↓ Skip to main content

The effects of freeze-dried Ganoderma lucidum mycelia on a recurrent oral ulceration rat model

Overview of attention for article published in BMC Complementary and Alternative Medicine, December 2017
Altmetric Badge

Mentioned by

twitter
1 tweeter

Readers on

mendeley
6 Mendeley
Title
The effects of freeze-dried Ganoderma lucidum mycelia on a recurrent oral ulceration rat model
Published in
BMC Complementary and Alternative Medicine, December 2017
DOI 10.1186/s12906-017-2021-8
Pubmed ID
Authors

Ling Xie, Xiaohong Zhong, Dongbo Liu, Lin Liu, Zhilan Xia

Abstract

Conventional scientific studies had supported the use of polysaccharides and β-glucans from a number of fungi, including Ganoderma lucidum for the treatment of recurrent oral ulceration (ROU). Our aim of the present study was to evaluate whether freeze-dried powder from G. lucidum mycelia (FDPGLM) prevents ROU in rats. A Sprague-Dawley (SD) rat model with ROU was established by autoantigen injection. The ROU rats were treated with three different dosages of FDPGLM and prednisone acetate (PA), and their effects were evaluated according to the clinical therapeutic evaluation indices of ROU. High-dose FDPGLM induced significantly prolonged total intervals and a reduction in the number of ulcers and ulcer areas, thereby indicating that the treatment was effective in preventing ROU. Enzyme-linked immunosorbent assay (ELISA) showed that high-dose FDPGLM significantly enhanced the serum transforming growth factor-β1 (TGF-β1) levels, whereas reduced those of interleukin-6 (IL-6) and interleukin-17 (IL-17). Flow cytometry (FCM) showed that the proportion of CD4+ CD25+ Foxp3+ (forkhead box P3) regulatory T cells (Tregs) significantly increased by 1.5-fold in the high-dose FDPGLM group compared to that in the rat model group (P < 0.01). The application of middle- and high-dose FDPGLM also resulted in the upregulation of Foxp3 and downregulation of retinoid-related orphan receptor gamma t(RORγt) mRNA. High-dose FDPGLM possibly plays a role in ROU by promoting CD4+ CD25+ Foxp3+ Treg and inhibiting T helper cell 17 differentiation. This study also shows that FDPGLM may be potentially used as a complementary and alternative medicine treatment scheme for ROU.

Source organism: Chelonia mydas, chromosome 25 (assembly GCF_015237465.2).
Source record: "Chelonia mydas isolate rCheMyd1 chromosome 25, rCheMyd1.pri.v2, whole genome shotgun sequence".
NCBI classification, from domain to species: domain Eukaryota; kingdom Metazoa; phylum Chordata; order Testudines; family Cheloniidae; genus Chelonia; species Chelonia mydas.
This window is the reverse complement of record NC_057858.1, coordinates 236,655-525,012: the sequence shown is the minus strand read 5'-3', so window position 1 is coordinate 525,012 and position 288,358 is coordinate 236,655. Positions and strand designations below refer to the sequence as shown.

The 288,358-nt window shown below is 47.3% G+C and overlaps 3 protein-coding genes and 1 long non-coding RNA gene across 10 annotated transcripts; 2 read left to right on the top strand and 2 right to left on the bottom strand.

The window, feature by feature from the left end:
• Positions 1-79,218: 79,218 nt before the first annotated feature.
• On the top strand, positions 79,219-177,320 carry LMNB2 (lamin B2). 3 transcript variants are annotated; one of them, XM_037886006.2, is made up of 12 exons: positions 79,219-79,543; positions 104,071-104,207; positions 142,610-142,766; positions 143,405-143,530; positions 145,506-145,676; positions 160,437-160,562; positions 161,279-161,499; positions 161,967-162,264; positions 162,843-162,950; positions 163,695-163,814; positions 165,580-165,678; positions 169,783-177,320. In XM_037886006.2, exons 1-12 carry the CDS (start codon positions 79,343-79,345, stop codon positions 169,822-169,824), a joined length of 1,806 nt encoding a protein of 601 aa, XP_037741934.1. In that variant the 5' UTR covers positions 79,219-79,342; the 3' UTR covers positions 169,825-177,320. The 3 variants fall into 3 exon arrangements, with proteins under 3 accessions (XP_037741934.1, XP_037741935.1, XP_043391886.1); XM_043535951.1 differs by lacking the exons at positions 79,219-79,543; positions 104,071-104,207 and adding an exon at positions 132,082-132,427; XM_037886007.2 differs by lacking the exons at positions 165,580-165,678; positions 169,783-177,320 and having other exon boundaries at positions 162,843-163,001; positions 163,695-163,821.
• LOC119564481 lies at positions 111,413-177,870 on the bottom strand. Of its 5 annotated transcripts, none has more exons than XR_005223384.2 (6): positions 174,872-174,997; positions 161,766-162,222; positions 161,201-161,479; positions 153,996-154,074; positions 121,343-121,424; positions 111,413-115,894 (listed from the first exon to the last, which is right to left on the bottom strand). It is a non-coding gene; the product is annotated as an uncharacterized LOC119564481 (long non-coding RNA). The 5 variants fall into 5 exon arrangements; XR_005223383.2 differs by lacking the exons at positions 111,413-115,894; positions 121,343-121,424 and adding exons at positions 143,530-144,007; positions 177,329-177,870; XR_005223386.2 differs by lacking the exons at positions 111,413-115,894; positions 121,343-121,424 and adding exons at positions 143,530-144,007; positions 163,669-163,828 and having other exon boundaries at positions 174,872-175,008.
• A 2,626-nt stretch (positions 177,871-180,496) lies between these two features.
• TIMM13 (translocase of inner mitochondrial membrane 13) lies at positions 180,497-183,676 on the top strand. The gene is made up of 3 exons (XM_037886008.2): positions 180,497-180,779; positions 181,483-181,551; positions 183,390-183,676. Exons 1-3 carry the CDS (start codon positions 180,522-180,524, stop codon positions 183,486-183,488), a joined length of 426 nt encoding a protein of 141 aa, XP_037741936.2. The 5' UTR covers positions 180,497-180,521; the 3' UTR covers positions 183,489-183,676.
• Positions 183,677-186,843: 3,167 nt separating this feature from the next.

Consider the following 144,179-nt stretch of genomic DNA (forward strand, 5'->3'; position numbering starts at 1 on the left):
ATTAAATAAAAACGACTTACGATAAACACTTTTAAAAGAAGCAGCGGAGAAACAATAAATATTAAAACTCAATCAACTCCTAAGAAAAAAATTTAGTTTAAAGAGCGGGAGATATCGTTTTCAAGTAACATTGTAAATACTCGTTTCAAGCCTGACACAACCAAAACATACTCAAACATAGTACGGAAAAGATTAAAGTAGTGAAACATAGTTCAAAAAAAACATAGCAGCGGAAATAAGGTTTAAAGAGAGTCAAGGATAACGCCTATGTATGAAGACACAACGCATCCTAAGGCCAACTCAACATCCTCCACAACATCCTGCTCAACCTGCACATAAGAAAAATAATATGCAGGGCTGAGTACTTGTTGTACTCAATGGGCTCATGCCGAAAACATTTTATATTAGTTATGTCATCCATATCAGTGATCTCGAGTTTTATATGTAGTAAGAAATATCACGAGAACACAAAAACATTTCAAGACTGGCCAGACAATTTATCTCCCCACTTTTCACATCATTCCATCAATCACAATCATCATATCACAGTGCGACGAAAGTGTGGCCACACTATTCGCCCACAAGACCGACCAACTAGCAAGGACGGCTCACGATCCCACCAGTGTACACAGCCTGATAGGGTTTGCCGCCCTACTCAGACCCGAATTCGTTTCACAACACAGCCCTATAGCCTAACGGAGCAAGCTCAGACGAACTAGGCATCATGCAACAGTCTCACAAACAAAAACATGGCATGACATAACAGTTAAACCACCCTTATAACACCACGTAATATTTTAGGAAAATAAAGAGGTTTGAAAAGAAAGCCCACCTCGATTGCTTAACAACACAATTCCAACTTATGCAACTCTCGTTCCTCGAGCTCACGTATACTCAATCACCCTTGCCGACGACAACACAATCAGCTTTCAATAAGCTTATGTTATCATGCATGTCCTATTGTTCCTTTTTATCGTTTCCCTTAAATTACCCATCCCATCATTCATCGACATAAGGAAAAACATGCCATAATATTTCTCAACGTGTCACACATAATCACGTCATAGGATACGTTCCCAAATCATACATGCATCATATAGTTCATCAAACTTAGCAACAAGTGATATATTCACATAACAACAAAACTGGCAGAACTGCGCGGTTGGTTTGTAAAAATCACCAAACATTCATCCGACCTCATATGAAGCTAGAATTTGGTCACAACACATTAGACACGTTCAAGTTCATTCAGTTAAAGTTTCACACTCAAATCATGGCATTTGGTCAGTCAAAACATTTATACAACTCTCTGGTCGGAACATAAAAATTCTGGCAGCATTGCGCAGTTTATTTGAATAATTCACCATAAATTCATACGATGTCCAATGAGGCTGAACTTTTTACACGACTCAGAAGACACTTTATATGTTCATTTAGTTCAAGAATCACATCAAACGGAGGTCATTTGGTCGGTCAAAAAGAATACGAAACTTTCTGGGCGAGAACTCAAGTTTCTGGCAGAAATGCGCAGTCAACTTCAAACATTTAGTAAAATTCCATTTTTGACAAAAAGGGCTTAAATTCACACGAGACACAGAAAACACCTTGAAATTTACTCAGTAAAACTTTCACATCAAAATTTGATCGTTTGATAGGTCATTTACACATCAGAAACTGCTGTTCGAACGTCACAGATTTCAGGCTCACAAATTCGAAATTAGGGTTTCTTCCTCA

Twitter Demographics

The data shown below were collected from the profile of 1 tweeter who shared this research output. Click here to find out more about how the information was compiled.

Mendeley readers

The data shown below were compiled from readership statistics for 6 Mendeley readers of this research output. Click here to see the associated Mendeley record.

Geographical breakdown

Country Count As %
Unknown 6 100%

Demographic breakdown

Readers by professional status Count As %
Unspecified 2 33%
Student > Master 1 17%
Student > Bachelor 1 17%
Student > Postgraduate 1 17%
Professor 1 17%
Other 0 0%
Readers by discipline Count As %
Unspecified 2 33%
Agricultural and Biological Sciences 2 33%
Medicine and Dentistry 2 33%

Attention Score in Context

This research output has an Altmetric Attention Score of 1. This is our high-level measure of the quality and quantity of online attention that it has received. This Attention Score, as well as the ranking and number of research outputs shown below, was calculated when the research output was last mentioned on 02 December 2017.
All research outputs
#10,845,736
of 12,236,571 outputs
Outputs from BMC Complementary and Alternative Medicine
#2,036
of 2,482 outputs
Outputs of similar age
#282,064
of 339,832 outputs
Outputs of similar age from BMC Complementary and Alternative Medicine
#233
of 309 outputs
Altmetric has tracked 12,236,571 research outputs across all sources so far. This one is in the 1st percentile – i.e., 1% of other outputs scored the same or lower than it.
So far Altmetric has tracked 2,482 research outputs from this source. They typically receive a little more attention than average, with a mean Attention Score of 6.8. This one is in the 1st percentile – i.e., 1% of its peers scored the same or lower than it.
Older research outputs will score higher simply because they've had more time to accumulate mentions. To account for age we can compare this Altmetric Attention Score to the 339,832 tracked outputs that were published within six weeks on either side of this one in any source. This one is in the 1st percentile – i.e., 1% of its contemporaries scored the same or lower than it.
We're also able to compare this research output to 309 others from the same source and published within six weeks on either side of this one. This one is in the 1st percentile – i.e., 1% of its contemporaries scored the same or lower than it.